By Elizabeth Harr
Many executives in the VAR community recognize cross-selling services is the holy grail of increasing revenue per client — or one of them, at least. It’s also a proven way to make the most out of existing accounts and add more value to each client relationship by selling not only the services the client originally hired you to provide, but also complementary services that are equally appropriate.
Challenges And Strategic Questions
Cross-selling services delivers a variety of critical benefits to a firm, yet executives are all too often confounded by the difficulties cross-selling presents.
Actually, the reason cross-selling services has become so difficult is usually no mystery: The simple, uncomfortable truth is your clients just don’t understand what you do. You may have the most well-written and designed collateral and website. What’s more, you are probably diligent in mentioning every one of your service lines whenever speaking with clients face-to-face about your services. And yet … clients still don’t really know all that you do. To add insult to injury, if you were to ask them what additional services they wish you would offer, they would very likely mention services you already offer.
In the book my firm co-authored with RAIN Group, Professional Services Marketing, we reported on an extensive study we conducted of professional services firms. One of our most significant findings was that between 50 and 75 percent of individuals who buy professional services say they are unaware of the full range of services their providers have to offer. And to underscore the point made above, when we asked service providers about the additional services their buyers told them they would be interested in the providers already offered the services their buyers said they were looking for 80 percent of the time.
You already know there is potential for cross-selling your services, but what’s the smartest way to do it? Here are four key things to keep in mind.
- Simply because you offer a particular service, doesn’t mean you should. If you haven’t done so already, ask yourself this hard question: Do each of your services align with who your brand says you are? You may feel you’re covering all your bases by offering a wider and wider range of services, but it’s important to recognize doing so can have its disadvantages. For example, selling too broad an array of services may require additional staff or the development of new skill sets. That could be a good decision, but to reiterate — if a service isn’t core to who you are, maintaining and supporting those services will provide you with diminishing returns.
- Simply because you can provide services to clients in any industry, doesn’t mean you should. Here again our research shows the higher growth, greater revenue firms are those that had the confidence and bravery to specialize. When you position yourself as being everything to everyone (or even just being lots of things), your message will likely become muddled. And when that happens, it’s no mystery why even your most loyal clients aren’t aware of everything you do. Even worse, it expands your list of competitors.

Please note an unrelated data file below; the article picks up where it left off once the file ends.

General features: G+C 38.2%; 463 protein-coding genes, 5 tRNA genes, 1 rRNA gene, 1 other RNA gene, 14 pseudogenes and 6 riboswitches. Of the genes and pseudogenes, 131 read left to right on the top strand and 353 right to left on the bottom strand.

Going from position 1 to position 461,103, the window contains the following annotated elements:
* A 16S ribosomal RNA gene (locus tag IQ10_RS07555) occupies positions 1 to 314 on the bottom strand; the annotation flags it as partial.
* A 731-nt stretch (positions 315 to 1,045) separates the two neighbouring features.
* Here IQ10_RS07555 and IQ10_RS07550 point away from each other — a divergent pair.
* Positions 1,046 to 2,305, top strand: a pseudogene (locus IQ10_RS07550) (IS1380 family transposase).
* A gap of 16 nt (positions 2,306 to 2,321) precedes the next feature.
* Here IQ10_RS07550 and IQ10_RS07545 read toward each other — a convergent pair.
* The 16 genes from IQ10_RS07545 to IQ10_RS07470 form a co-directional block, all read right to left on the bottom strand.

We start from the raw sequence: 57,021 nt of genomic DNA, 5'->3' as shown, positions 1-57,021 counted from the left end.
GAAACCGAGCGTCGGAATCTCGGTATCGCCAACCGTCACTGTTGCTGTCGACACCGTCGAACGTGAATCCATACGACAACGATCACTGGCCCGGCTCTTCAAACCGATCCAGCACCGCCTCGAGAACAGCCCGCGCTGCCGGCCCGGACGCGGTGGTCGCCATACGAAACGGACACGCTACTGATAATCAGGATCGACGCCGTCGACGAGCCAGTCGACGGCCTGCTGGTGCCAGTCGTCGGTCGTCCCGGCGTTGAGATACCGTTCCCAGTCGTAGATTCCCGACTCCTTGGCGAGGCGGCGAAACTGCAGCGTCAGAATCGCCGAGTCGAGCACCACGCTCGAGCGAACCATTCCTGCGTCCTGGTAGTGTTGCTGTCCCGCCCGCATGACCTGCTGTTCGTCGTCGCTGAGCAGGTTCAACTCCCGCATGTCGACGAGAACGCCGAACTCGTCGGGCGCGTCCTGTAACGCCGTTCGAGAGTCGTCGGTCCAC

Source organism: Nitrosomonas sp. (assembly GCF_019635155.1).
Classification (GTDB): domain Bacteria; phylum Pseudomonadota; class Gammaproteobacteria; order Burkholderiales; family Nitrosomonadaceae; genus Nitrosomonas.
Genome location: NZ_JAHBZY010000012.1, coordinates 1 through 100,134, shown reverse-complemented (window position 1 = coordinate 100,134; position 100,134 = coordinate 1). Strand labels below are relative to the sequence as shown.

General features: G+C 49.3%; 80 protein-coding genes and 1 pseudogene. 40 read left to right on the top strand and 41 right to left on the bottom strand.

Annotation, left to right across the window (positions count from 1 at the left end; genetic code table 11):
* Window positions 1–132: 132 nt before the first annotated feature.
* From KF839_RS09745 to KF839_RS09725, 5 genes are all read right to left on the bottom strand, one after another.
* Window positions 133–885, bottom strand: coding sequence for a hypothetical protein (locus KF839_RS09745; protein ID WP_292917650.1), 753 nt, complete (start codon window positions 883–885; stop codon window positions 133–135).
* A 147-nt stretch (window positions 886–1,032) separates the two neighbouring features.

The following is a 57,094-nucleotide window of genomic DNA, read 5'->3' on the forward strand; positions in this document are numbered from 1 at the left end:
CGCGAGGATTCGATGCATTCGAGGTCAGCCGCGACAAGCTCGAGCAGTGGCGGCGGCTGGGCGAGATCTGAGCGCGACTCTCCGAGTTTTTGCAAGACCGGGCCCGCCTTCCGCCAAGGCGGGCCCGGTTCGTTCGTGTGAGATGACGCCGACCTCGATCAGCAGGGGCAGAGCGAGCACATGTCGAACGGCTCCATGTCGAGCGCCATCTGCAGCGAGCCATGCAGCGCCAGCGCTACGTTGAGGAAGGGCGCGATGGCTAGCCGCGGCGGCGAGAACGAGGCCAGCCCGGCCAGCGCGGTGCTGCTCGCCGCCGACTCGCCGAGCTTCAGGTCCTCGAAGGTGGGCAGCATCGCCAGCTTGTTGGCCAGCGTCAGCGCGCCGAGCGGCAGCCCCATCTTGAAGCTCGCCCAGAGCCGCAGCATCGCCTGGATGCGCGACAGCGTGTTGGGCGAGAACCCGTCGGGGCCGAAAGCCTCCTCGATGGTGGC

- It pays to stay on top of your clients’ emerging needs. Our research makes it clear that research is the key to getting your mix of services and target industries just right. In fact, “the more you know, the more you grow” has become the corporate mantra at my firm. It’s not just a slogan, however: Our research also shows professional services firms that regularly conduct research to understand what’s on their minds of their target audiences (and what they truly need from their services providers) dramatically outperform those firms that don’t. This type of research sheds light on how to better communicate your services’ benefits, thus improving the impact of cross-selling to existing clients.
- Your brand is central to your ability to cross-sell services. Strong brands facilitate cross-selling services because they help clients better anticipate what they can — and should — get from you. A strong brand also helps you craft a clearer and more consistent message to your audience about your specific areas of expertise and exactly what services you offer, and thus more compelling reasons to call you whenever a new need arises.
I hope this post has shed some light on some of the reasons why cross-selling doesn’t happen more naturally. The answer often lives in the complex relationship of your services, brand, and customers’ evolving needs. By developing a strategy that addresses the four factors described above, you can greatly increase your firm’s ability to deepen its relevance to existing clients and win new business.
About The Author
Elizabeth Harr is an accomplished entrepreneur and experienced executive with a background in strategic planning, management, communications, and alliance development. Elizabeth co-founded a Microsoft solutions provider company and grew it into a thriving organization that became known for its expertise in Microsoft customer relationship management.